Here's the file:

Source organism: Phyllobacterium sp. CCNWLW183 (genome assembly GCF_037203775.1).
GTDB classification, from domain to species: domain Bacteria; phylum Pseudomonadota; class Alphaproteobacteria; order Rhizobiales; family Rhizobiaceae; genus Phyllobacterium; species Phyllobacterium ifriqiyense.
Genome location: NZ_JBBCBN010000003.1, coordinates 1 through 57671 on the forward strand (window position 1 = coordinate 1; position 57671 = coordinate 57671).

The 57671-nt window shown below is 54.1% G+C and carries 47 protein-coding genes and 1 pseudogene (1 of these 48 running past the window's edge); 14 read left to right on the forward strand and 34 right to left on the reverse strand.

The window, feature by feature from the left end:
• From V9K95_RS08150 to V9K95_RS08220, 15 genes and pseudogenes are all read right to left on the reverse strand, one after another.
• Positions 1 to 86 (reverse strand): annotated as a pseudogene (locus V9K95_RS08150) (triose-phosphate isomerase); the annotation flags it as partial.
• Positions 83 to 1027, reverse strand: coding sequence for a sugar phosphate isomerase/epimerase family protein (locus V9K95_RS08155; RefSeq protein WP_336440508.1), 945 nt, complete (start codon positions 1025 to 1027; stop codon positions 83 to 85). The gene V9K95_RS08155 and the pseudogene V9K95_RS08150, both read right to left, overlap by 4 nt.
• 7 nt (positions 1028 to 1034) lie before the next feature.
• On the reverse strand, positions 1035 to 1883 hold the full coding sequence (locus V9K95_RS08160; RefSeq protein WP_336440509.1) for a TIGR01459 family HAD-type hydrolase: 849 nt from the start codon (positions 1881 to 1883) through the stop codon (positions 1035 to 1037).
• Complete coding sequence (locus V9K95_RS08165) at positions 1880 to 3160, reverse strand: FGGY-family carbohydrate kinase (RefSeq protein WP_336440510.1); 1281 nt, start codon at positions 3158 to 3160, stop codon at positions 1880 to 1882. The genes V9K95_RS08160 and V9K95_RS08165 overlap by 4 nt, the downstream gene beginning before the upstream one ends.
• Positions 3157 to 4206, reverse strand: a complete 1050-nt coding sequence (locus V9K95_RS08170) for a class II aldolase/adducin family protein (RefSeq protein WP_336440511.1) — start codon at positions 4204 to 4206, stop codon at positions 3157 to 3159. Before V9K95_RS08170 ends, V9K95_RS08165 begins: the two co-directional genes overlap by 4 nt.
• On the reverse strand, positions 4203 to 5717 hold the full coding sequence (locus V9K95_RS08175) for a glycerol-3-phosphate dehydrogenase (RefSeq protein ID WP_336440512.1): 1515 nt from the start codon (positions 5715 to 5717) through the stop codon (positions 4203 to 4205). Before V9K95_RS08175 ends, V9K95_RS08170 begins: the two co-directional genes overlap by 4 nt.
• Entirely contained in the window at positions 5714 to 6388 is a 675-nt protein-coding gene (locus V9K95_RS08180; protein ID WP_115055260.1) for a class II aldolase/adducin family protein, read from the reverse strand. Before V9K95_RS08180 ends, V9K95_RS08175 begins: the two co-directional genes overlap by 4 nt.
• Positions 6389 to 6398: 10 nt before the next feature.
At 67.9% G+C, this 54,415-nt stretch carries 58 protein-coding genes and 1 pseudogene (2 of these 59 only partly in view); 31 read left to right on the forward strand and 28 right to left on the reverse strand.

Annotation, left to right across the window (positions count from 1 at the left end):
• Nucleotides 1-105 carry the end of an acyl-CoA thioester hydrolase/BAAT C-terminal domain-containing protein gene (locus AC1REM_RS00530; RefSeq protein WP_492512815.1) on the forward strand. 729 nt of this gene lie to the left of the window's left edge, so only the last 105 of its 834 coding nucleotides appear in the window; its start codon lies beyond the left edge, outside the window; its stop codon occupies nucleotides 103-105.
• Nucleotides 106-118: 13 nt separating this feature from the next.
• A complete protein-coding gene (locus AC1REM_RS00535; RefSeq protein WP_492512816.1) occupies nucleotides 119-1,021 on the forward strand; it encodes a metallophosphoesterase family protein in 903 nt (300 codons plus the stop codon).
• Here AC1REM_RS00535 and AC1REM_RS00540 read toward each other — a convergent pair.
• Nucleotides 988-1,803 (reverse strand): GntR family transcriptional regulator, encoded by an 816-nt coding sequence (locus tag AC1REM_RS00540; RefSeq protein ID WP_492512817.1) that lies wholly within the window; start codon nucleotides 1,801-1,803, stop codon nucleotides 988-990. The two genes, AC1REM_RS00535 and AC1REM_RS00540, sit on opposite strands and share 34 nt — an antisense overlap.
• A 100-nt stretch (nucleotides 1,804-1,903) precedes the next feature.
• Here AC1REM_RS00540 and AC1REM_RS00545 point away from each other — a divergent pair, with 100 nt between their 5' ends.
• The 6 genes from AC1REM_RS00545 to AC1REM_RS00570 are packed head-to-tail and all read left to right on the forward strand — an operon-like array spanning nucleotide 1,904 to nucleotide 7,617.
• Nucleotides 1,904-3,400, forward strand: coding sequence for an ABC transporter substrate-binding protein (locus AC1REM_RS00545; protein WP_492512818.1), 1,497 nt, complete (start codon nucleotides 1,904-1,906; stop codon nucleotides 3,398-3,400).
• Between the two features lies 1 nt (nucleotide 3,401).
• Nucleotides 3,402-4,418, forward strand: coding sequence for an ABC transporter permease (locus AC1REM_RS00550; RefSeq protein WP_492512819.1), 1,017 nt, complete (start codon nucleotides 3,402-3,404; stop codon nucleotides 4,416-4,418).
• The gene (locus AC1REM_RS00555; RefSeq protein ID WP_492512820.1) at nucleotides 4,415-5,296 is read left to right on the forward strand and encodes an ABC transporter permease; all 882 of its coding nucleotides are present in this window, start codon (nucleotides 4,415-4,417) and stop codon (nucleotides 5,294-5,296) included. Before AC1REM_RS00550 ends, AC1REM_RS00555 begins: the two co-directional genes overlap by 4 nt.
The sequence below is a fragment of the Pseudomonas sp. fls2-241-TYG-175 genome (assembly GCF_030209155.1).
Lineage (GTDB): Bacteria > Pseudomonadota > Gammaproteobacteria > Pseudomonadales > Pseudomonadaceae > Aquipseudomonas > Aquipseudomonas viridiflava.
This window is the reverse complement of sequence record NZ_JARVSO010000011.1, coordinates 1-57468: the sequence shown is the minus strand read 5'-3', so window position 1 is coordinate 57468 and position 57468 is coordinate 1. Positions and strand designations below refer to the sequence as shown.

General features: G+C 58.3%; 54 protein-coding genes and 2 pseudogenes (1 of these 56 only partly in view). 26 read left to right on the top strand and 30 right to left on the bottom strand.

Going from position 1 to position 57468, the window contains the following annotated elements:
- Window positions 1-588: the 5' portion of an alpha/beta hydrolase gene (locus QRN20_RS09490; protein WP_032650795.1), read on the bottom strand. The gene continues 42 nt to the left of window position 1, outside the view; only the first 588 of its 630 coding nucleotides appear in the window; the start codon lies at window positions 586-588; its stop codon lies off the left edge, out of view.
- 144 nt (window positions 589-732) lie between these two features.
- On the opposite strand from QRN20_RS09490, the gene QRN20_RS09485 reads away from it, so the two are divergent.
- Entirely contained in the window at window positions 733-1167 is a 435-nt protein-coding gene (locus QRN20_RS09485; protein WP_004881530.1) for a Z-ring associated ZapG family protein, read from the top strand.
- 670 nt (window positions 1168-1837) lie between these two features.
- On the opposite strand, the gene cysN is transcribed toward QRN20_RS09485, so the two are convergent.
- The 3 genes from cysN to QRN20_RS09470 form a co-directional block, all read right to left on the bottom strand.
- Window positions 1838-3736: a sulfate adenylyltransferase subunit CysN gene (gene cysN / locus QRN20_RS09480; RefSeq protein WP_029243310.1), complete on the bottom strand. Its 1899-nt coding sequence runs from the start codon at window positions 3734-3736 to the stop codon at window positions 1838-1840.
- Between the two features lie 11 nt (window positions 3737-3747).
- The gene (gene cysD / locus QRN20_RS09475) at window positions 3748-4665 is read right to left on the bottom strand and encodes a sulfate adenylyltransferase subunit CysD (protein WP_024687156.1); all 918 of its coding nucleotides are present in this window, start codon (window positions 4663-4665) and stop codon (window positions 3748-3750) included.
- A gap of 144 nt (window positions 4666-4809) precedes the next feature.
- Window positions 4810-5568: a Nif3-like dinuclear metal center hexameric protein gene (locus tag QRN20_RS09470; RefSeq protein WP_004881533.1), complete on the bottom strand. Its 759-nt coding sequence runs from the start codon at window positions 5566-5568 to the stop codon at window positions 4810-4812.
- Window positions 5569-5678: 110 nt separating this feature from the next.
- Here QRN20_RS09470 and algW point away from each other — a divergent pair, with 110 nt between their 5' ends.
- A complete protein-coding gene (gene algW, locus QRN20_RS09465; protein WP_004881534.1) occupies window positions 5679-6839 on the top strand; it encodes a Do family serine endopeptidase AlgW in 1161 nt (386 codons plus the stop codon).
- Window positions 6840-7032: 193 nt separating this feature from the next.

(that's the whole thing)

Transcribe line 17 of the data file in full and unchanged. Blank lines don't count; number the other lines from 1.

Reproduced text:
Annotation, left to right across the window (positions count from 1 at the left end):